4. People’s perception of the same event can be radically different.  Even if you both experience the same event, where one can feel satisfied, the other can feel as if part of their soul has been crushed.   Perception is more powerful than truth.
  5.  It is impossible, even if you adjust for known biases, to truly get an accurate picture of myself or my capabilities.  Occasionally, I imagine I can glimpse it, but its like trying to hold sand in my hand – it slips away as soon as I focus on it.
  6. Great customer service can offset some quite horrible experiences with a company’s product.  I find this intensely curious given my usual short fuse for poor product experience.

8 Things I learned about being Productive

  1. There will never be enough time, but time can be flexible.  I need to spend it like money, and take care of the bills… but only AFTER I’ve checked I still want what everything for which I am currently paying!
  2. When I notice that I have multiple To-Do Lists, in multiple mediums (evernote, swipes, physical notebooks) this is a trigger for me that my grip on my life is slipping!  Time to stop.  Breathe.  Cull. Prioritise.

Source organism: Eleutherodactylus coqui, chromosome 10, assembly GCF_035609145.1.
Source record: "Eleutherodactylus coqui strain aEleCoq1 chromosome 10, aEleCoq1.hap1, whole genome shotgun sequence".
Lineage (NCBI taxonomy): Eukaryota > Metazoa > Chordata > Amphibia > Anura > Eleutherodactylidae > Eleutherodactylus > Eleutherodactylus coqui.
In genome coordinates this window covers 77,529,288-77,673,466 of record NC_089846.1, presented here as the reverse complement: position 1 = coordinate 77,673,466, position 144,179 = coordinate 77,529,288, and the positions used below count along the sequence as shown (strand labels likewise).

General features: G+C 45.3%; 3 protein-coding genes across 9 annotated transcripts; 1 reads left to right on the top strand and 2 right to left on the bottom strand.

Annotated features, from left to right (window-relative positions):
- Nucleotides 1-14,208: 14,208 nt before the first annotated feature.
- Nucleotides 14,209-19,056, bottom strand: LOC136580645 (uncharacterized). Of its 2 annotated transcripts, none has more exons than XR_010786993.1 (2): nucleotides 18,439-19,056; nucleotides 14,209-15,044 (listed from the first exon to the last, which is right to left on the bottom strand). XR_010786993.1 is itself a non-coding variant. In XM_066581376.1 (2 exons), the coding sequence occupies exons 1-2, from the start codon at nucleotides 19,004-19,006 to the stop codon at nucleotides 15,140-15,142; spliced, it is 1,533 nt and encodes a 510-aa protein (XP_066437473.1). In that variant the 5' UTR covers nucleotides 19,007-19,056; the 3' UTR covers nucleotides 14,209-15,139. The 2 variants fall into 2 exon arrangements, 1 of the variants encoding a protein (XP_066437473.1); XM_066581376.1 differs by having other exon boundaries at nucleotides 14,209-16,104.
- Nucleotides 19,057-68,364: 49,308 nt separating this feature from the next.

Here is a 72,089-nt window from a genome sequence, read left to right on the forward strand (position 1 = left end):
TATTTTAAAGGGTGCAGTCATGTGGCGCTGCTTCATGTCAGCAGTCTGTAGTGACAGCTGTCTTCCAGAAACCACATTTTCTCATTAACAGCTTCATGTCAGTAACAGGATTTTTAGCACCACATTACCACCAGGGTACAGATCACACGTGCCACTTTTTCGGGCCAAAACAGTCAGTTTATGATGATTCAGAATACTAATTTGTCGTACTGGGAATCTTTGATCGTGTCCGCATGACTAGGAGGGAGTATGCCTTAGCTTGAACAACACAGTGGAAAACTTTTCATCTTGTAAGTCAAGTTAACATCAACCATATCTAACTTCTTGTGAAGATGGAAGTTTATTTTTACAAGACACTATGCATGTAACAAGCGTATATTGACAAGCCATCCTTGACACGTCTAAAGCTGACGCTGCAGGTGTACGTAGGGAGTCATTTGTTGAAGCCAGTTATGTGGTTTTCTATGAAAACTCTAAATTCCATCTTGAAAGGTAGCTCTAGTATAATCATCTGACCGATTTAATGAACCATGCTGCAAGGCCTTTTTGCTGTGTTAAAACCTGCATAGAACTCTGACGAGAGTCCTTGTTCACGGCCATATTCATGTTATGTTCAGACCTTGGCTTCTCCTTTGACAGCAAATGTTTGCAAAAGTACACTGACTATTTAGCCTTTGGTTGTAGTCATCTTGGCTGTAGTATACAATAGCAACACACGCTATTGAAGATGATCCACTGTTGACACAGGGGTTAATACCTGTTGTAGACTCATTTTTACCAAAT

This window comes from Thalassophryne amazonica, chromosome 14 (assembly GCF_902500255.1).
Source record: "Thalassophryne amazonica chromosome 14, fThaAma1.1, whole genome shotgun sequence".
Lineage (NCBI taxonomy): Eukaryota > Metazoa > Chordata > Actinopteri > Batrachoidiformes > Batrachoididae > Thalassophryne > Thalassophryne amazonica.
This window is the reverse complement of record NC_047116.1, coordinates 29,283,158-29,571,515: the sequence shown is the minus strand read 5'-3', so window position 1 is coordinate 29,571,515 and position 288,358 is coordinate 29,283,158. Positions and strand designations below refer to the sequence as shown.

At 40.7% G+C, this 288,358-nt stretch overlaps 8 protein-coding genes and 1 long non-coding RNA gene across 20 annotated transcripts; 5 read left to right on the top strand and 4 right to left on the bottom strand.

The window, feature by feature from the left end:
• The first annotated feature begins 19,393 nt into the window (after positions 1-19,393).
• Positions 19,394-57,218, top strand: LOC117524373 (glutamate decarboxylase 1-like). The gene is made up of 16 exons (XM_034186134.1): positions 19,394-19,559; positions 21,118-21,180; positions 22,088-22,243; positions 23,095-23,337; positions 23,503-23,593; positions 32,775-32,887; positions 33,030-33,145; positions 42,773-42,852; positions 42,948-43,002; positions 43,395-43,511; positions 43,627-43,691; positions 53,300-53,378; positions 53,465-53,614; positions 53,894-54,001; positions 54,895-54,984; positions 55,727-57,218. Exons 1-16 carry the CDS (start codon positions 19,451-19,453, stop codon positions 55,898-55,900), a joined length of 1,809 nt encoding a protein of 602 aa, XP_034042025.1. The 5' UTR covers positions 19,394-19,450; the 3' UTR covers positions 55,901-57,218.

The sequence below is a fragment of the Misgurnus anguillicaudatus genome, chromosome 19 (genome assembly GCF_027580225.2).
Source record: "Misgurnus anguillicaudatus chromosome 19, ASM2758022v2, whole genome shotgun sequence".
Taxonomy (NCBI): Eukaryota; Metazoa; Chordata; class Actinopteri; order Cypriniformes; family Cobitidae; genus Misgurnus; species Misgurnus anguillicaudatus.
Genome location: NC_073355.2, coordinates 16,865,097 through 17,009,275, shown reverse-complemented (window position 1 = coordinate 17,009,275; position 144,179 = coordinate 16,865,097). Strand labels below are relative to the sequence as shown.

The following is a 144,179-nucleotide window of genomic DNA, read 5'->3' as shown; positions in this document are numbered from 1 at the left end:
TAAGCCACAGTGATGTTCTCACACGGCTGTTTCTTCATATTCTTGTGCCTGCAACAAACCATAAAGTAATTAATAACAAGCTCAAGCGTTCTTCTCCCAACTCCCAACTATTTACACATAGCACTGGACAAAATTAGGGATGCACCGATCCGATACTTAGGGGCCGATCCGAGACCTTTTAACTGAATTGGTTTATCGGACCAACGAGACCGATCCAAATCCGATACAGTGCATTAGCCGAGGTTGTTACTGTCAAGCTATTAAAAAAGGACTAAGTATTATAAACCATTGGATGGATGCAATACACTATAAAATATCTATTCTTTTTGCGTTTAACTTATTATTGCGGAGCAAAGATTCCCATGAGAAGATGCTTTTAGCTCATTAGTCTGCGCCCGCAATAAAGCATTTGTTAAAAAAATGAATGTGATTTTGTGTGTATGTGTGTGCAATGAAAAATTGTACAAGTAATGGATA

3. It turns out that 6 people can write a book and publish it on leanpub within 2 days.  It nearly killed us,  but it turned out great, and I’m as pleased with myself as my co-authors are with themselves.
  4. 20 seconds of insane courage can be used in MANY circumstances.  It is my new favourite way to JFDI.
  5. Ooohhh,  bullet journalling!  Kind of personal-kanban-y with lovely overtones of to-do list control.  This could well be my new thing.  I must experiment!Fits in with @RobertLambert‘s earlier advice about keeping a notebook with you at all times.  Also with Jim Rohn’s excellent advice about keeping a journal too.
  6. My productivity outside of work hours takes a serious dip during the school holidays.
  7. It doesn’t matter how busy you are you *can* still find time to squeeze more in.  However, you must pay piper sooner or later, and its a debt that you can’t escape forever.
  8. Other people’s rules are great for finding your way through an unfamiliar situation or environment.  Once you understand WHY the rules are there, your own experience and knowledge become at least as valuable – if not more so.  (Even if it tells you to break, ignore or change the rules.)

4 Things I Learned About Preparation